During the unprecedented COVID-19 pandemic, simulationists demonstrated new possibilities for simulation-based experiences. Going forward, educators will need to reimagine the future of simulation and simulation spaces. Is it a necessity to have million dollar simulation centers or could the operation of simulation move to Cave Automatic Virtual Environments (CAVE) or Wide Area Virtual Environments (WAVE) with enhanced technology (Lioce et al., 2020)? What if there were capabilities to stream events in simulation spaces to anyone connected from home, at any place in the globe? Could remote operations of simulators and space provide a hybrid to the virtual simulation? How about a virtual presence in the room (Dang et al, 2018)? Is access to technology a new basic need for health care education programs and learners?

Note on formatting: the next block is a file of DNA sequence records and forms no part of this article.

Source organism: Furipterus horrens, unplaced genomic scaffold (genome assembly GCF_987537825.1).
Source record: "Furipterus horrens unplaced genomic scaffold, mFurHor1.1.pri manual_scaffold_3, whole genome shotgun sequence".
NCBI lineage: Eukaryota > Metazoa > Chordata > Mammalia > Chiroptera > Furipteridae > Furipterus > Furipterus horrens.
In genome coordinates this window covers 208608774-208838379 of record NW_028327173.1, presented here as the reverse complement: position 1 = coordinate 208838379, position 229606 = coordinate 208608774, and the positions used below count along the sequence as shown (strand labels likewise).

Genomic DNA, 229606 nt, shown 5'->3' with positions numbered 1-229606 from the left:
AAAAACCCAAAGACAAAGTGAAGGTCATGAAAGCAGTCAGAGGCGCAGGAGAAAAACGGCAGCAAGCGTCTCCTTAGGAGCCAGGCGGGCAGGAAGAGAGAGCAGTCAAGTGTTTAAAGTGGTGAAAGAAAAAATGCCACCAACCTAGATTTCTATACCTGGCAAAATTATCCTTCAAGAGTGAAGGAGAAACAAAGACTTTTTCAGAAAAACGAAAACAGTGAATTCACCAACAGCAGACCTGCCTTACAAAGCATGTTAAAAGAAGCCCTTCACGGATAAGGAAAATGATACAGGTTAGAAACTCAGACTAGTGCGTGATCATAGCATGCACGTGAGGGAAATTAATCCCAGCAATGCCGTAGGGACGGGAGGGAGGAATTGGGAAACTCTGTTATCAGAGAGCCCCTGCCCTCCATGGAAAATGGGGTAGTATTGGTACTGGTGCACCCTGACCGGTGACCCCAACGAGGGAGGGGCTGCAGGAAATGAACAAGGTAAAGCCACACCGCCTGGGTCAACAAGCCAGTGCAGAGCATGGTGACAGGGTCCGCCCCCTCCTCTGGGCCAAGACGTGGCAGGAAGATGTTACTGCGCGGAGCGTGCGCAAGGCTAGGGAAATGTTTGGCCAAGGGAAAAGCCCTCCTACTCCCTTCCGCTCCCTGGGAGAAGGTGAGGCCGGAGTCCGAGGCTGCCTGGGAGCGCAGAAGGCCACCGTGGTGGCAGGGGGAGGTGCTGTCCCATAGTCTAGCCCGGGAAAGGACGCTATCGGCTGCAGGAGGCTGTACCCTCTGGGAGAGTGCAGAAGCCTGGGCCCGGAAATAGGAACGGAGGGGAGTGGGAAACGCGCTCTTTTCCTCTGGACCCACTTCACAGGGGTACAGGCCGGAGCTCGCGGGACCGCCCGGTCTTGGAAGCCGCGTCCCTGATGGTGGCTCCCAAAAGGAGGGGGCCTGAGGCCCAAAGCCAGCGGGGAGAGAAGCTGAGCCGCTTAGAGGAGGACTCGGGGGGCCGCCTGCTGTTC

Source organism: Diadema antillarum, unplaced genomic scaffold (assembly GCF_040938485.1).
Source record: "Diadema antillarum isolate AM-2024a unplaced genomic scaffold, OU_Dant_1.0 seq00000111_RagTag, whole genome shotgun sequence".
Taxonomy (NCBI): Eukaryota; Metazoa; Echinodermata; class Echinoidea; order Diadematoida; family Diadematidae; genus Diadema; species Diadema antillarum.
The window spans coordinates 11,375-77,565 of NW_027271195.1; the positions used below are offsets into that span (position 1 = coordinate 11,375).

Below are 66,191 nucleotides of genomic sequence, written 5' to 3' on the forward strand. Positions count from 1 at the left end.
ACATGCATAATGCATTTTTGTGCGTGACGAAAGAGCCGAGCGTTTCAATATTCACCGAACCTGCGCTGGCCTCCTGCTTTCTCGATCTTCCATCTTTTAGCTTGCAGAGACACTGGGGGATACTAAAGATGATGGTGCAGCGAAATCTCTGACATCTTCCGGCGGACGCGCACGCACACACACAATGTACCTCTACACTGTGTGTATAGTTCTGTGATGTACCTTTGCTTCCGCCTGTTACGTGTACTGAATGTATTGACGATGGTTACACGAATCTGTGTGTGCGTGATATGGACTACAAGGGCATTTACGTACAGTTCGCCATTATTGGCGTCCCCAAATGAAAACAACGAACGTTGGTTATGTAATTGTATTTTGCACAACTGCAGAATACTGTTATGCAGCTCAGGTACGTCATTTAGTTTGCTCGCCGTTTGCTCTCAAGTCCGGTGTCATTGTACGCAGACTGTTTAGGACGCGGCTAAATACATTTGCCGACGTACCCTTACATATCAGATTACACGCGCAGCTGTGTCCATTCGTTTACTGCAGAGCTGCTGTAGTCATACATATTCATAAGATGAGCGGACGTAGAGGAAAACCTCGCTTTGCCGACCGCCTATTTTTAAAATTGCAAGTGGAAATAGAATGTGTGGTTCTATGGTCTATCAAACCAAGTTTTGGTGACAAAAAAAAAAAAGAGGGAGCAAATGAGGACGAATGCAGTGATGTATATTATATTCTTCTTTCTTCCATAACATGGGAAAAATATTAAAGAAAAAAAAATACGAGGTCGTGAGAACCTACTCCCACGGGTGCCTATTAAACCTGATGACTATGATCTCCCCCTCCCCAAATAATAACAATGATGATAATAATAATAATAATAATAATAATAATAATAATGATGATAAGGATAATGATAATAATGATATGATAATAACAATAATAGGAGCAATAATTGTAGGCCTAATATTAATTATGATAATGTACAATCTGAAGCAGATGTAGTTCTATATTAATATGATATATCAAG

Simulationists have demonstrated that they are collaborative, innovative, and imaginative. Simulation leaders have presented learning environments that were once considered unachievable, too complex, or too lengthy to develop, and there are no limits to their innovation. COVID-19 forced the realization that interactive learning happens without animators and avatars to create a virtual, collaborative, interactive simulation with learners involved in simulation scenarios. Most importantly, simulationists shared their knowledge about how to make it work. The simulation community has demonstrated that teams are willing to collaborate and work together for the good of all learning.